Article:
This growing antipathy had been hastened and solidified by another tragedy quite as widely discussed as the Cocheran and May duel—more so, in fact, since this particular victim of too many toddies had been the heir of one of the oldest residents about Kennedy Square—a brilliant young surgeon, self-exiled because of his habits, who had been thrown from his horse on the Indian frontier—an Iowa town, really—shattering his leg and making its amputation necessary. There being but one other man in the rough camp who had ever seen a knife used—and he but a student—the wounded surgeon had directed the amputation himself, even to the tying of the arteries and the bandages and splints. Only then did he collapse. The hero—and he was a hero to every one who knew of his coolness and pluck, in spite of his recognized weakness—had returned to his father's house on Kennedy Square on crutches, there to consult some specialists, the leg still troubling him. As the cripple's bedroom was at the top of the first flight of stairs, the steps of which—it being summer—were covered with China matting, he was obliged to drag himself up its incline whenever he was in want of something he must fetch himself. One of these necessities was a certain squat bottle like those which had graced the old sideboards. Half a dozen times a day would he adjust his crutches, their steel points preventing his slipping, and mount the stairs to his room, one step at a time.

Some months after, when the matting was taken up, the mother took her youngest boy—he was then fifteen—to the steps:

"Do you see the dents of your brother's crutches?—count them. Every one was a nail in his coffin." They were—for the invalid died that winter.

These marked changes in public opinion, imperceptible as they had been at first, were gradually paving the way, it may be said, for the dawn of that new order of things which only the wiser and more farsighted men—men like Richard Horn—were able to discern. While many of the old regime were willing to admit that the patriarchal life, with the negro as the worker and the master as the spender, had seen its best days, but few of them, at the period of these chronicles, realized that the genius of Morse, Hoe, and McCormick, and a dozen others, whose inventions were just beginning to be criticised, and often condemned, were really the chief factors in the making of a new and greater democracy: that the cog, the drill, the grate-bar, and the flying shuttle would ere long supplant the hoe and the scythe; and that when the full flood of this new era was reached their old-time standards of family pride, reckless hospitality, and even their old-fashioned courtesy would well-nigh be swept into space. The storm raised over this and the preceding duel had they but known it, was but a notch in the tide-gauge of this flood.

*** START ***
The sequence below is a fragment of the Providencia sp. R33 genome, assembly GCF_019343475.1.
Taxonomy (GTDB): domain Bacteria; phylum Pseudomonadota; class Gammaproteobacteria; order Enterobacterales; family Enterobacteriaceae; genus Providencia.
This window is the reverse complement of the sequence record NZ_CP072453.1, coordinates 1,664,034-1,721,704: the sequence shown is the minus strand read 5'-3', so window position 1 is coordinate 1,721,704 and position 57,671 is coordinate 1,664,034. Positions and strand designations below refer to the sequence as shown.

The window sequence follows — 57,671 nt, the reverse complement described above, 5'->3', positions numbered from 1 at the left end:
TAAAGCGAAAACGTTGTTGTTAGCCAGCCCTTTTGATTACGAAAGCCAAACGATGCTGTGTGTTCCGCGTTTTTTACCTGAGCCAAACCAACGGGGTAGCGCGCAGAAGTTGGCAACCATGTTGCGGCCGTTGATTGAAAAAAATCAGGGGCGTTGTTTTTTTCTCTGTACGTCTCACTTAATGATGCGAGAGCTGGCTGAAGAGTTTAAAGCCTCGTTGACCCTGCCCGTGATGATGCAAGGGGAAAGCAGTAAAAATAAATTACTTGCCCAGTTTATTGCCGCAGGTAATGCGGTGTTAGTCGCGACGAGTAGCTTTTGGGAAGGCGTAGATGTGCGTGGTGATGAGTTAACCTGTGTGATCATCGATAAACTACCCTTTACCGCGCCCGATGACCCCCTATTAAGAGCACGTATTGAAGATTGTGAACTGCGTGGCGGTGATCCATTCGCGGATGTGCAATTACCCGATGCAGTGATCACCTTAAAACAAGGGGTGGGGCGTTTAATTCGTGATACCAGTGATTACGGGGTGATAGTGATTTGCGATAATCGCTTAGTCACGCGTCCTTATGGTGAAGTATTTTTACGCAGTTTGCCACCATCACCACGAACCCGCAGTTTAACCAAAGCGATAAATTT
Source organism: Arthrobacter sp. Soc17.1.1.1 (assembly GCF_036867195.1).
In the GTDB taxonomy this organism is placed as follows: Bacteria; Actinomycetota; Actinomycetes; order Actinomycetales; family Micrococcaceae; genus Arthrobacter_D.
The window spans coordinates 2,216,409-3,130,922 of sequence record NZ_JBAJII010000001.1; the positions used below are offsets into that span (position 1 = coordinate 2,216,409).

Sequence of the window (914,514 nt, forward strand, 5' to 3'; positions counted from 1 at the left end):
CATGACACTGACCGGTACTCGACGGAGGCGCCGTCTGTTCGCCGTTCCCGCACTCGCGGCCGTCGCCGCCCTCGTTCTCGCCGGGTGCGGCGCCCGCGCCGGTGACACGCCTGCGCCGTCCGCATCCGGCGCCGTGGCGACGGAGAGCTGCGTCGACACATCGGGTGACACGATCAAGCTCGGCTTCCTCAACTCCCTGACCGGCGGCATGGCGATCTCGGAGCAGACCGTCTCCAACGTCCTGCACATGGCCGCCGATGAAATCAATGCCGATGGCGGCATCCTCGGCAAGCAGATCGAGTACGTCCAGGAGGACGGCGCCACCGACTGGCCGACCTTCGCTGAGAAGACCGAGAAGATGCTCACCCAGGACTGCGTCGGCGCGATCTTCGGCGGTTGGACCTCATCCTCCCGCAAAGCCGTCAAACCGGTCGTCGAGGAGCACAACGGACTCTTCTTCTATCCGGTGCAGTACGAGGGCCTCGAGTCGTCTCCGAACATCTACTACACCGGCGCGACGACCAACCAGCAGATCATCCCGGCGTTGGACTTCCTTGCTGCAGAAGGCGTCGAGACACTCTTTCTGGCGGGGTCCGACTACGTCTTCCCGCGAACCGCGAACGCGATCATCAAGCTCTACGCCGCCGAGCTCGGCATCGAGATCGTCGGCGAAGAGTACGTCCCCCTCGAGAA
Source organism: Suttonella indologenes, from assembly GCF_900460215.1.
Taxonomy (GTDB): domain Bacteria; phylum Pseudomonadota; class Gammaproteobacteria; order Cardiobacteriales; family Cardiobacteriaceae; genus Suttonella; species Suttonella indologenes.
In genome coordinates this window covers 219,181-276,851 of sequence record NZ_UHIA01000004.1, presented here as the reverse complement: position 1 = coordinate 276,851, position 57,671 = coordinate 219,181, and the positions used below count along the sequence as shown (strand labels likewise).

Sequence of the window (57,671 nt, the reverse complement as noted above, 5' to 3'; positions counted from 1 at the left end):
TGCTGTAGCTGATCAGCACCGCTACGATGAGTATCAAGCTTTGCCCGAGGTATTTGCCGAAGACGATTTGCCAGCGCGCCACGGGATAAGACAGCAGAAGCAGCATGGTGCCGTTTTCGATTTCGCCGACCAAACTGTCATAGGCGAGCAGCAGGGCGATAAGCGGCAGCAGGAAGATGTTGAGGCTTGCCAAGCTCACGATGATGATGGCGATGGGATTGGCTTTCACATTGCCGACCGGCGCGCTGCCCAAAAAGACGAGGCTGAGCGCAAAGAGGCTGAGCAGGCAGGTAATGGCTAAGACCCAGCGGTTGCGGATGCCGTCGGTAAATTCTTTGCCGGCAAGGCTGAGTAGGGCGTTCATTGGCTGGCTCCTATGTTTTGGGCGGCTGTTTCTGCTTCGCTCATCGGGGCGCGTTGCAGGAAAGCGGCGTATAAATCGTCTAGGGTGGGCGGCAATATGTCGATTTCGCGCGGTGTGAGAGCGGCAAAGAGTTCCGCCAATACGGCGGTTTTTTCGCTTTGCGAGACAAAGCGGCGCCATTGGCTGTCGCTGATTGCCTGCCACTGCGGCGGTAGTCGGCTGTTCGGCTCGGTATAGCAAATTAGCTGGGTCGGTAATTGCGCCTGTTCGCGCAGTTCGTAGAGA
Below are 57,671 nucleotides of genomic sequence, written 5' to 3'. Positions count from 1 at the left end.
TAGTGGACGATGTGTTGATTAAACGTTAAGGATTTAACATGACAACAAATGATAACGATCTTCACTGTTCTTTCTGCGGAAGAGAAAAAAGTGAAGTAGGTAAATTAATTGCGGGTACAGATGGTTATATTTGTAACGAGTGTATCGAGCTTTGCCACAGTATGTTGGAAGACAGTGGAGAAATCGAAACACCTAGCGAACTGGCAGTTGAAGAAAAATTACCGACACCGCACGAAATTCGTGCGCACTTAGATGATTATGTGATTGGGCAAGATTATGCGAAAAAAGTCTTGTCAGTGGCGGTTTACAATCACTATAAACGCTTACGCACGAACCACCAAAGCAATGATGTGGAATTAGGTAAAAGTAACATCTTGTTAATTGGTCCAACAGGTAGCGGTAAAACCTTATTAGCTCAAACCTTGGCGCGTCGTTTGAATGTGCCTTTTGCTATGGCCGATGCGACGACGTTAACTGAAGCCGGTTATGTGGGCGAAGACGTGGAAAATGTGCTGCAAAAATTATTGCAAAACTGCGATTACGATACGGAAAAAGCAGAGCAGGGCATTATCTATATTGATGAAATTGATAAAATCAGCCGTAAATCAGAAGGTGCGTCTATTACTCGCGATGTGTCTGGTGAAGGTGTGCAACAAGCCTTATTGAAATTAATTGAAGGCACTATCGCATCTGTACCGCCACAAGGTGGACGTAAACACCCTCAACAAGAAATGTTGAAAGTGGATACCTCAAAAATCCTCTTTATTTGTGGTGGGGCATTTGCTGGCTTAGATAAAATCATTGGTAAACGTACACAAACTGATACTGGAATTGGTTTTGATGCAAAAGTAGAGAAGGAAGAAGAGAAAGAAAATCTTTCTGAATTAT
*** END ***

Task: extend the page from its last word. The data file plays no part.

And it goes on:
"I understand, St. George, that you could have stopped that disgraceful affair the other night if you had raised your hand," Judge Pancoast had blurted out in an angry tone at the club the week following. "I did raise it, judge," replied St. George, calmly drawing off his gloves.

"They don't say so—they say you stood by and encouraged it."

"Quite true," he answered in his dryest voice. "When I raised my hand it was to drop my handkerchief. They fired as it fell."

"And a barbarous and altogether foolish piece of business, Temple. There is no justification for that sort of thing, and if Rutter wasn't a feudal king up in his own county there would be trouble over it. It's God's mercy the poor fellow wasn't killed. Fine beginning, isn't it, for a happy married life?"

"Better not have any wife at all, judge, than wed a woman whose good name you are afraid to defend with your life. There are some of us who can stand anything but that, and Harry is built along the same lines. A fine, noble, young fellow—did just right and has my entire confidence and my love. Think it over, judge," and he strolled into the card-room, picked up the morning paper, and buried his face in its columns, his teeth set, his face aflame with suppressed disgust at the kind of blood running in the judge's veins.